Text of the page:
Mozart Don Giovanni, Opera Holland Park
There’s narcissism and there’s narcissism and in his terrific new staging of Mozart’s Don Giovanni for Opera Holland Park director Stephen Barlow leaves us in no doubt as to who’s the fairest of them all.
There’s only one image in this Don’s picture gallery and it’s replicated over and over in frames large and small. Of course, society made him what he is and society – all courtly airs and dances - makes its own entrance before Mozart’s overture has run its breathless course. The ubiquitous Don is masked - as the devil, who else? - and since a pool of blood already marks the spot where the Commendatore and his assailant will fall there can be no escaping that the devil’s work, to say nothing of his finest tunes, will dominate the evening.
Barlow has opted for a late Victorian setting to best reflect the class and privilege which is at the heart of this turbulent 24 hours. Designer Yannis Thavoris ingeniously complements the handsomely restored façade and leaded windows of the original house with dark wood panelled surfaces, quickly spiriting us from mansion to hotel to tavern. The reckless dash of the narrative is unremitting (keenly propelled by conductor Robert Dean with especial panache forthcoming from the OHP Orchestra’s wind section) but Nicholas Garrett’s Don Giovanni seems to languish in the eye of its storm. He delivers the hectic “champagne aria” from the comfort of his favourite armchair; “La ci darem la mano” has him sustaining an easy mellifluous legato whilst engaged in a sweaty full-blown seduction of Zerlina. The gawky plain-looking girl in glasses (a marvellously engaging and ample-voiced Claire Wild) is suddenly all-woman as the Don lets down her hair and removes the horn-rims. Never mind that her husband-to-be in the next room – a “gentleman” does what a “gentleman” pleases. The fine line between consent and abuse doesn’t exist for the ruling classes. Don G serenades and even the maid and bell-boy quickly succumb.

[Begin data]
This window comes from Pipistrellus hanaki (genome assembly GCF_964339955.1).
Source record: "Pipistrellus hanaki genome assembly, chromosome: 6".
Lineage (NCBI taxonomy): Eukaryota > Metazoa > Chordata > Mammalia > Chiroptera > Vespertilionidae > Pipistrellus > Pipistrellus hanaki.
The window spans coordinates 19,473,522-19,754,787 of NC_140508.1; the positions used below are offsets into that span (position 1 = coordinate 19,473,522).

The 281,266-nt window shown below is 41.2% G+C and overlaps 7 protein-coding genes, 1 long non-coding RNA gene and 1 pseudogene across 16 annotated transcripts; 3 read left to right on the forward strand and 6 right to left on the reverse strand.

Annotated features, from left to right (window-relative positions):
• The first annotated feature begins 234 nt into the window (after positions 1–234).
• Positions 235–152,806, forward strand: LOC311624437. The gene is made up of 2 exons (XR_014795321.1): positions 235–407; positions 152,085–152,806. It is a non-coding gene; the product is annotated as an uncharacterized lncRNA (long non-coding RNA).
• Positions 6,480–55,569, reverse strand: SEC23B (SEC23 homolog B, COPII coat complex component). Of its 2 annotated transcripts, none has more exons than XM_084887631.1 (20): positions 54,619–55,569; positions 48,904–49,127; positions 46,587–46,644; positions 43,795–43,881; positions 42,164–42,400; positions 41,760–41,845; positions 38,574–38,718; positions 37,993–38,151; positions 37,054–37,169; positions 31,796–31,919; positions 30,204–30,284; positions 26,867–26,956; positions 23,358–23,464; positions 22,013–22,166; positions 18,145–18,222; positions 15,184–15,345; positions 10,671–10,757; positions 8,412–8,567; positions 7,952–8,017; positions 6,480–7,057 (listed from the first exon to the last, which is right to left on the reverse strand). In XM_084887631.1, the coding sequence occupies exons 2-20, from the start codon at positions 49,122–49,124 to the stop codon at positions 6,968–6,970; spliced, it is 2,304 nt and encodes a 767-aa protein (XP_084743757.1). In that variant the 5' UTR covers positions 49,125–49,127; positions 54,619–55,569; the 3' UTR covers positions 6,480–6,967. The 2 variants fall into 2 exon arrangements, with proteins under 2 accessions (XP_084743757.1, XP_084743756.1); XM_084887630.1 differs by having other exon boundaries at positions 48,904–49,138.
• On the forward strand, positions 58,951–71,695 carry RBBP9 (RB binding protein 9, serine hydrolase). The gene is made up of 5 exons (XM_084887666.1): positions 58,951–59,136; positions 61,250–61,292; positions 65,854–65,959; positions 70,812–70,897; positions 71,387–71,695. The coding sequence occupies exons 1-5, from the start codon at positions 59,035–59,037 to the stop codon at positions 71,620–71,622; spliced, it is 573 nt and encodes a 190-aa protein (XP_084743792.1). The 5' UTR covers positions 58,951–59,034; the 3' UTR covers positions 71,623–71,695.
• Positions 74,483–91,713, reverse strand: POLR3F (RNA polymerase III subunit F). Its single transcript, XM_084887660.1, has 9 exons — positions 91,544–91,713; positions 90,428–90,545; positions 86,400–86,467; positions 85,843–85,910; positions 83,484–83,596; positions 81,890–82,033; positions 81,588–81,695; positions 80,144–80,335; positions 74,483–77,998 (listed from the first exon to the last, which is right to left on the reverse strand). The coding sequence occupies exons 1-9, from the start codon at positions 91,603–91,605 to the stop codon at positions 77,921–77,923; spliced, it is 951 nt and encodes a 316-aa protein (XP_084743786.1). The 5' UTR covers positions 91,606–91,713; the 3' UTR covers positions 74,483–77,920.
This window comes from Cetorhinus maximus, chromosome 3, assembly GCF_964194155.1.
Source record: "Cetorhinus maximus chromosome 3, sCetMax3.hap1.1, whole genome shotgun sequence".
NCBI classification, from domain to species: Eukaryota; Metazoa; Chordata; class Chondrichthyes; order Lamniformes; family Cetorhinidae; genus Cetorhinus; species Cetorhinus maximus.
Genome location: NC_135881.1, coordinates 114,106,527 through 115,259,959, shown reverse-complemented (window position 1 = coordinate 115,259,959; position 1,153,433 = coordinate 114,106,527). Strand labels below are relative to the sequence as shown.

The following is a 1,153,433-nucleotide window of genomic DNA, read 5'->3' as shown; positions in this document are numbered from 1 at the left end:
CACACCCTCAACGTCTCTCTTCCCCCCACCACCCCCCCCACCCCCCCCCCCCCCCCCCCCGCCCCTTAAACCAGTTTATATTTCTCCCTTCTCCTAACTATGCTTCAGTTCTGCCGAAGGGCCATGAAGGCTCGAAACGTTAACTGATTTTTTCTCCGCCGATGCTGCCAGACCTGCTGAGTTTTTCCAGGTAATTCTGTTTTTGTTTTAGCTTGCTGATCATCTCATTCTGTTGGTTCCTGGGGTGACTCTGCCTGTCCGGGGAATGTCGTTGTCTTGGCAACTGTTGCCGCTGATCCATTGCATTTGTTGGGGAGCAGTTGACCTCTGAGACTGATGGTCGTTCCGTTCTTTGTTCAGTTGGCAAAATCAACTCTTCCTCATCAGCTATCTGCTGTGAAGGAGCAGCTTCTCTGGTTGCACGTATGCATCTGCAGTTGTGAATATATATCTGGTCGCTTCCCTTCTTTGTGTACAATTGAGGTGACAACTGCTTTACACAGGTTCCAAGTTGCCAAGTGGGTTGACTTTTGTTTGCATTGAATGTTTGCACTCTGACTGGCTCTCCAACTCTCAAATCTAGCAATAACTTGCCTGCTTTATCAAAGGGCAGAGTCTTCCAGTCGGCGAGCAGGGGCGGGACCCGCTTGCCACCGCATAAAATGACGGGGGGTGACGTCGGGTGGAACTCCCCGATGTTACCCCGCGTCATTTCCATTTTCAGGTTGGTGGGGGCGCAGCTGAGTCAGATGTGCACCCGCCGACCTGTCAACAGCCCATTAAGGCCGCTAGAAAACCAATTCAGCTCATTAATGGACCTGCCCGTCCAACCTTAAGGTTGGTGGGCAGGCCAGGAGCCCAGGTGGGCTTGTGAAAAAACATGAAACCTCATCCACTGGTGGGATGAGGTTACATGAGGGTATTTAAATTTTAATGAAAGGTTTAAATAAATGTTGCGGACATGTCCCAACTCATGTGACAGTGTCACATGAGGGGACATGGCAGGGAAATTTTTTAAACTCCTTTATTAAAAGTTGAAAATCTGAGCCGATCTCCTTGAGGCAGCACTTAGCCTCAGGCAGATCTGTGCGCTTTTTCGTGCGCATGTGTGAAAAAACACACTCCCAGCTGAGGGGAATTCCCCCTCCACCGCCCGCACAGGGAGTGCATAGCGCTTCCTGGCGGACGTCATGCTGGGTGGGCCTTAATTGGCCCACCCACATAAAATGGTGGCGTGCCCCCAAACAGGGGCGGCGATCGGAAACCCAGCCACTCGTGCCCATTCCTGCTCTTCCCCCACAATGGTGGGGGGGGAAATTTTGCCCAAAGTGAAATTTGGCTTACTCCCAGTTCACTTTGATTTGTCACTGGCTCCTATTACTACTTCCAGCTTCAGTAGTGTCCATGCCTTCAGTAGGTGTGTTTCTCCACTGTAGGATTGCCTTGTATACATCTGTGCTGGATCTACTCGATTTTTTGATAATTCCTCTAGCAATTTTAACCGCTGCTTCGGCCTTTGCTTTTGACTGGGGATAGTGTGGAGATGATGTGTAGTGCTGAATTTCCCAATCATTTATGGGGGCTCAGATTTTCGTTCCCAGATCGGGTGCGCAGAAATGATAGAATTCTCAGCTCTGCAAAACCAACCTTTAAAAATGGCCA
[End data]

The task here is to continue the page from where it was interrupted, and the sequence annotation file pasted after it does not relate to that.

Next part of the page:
Only Leporello (a lanky and likeable Matthew Hargreaves) sees him for what he is – though his own self-interest (usually cash) invariably brings him round. The women scorned make free with the embellishments, especially Laura Mitchell’s Donna Elvira who is heard to best effect when she isn’t pushing to fill the space; Ana James’ Donna Anna makes her presence felt with a highly creditable “Non mi dir”. Thomas Walker’s Don Ottavio bites off more than he can chew with his ornamentation of “Il mio tesori”.
But dramatically this Don Giovanni is all of a piece. Barlow has a conspicuous talent: international opera houses should be knocking at his door.
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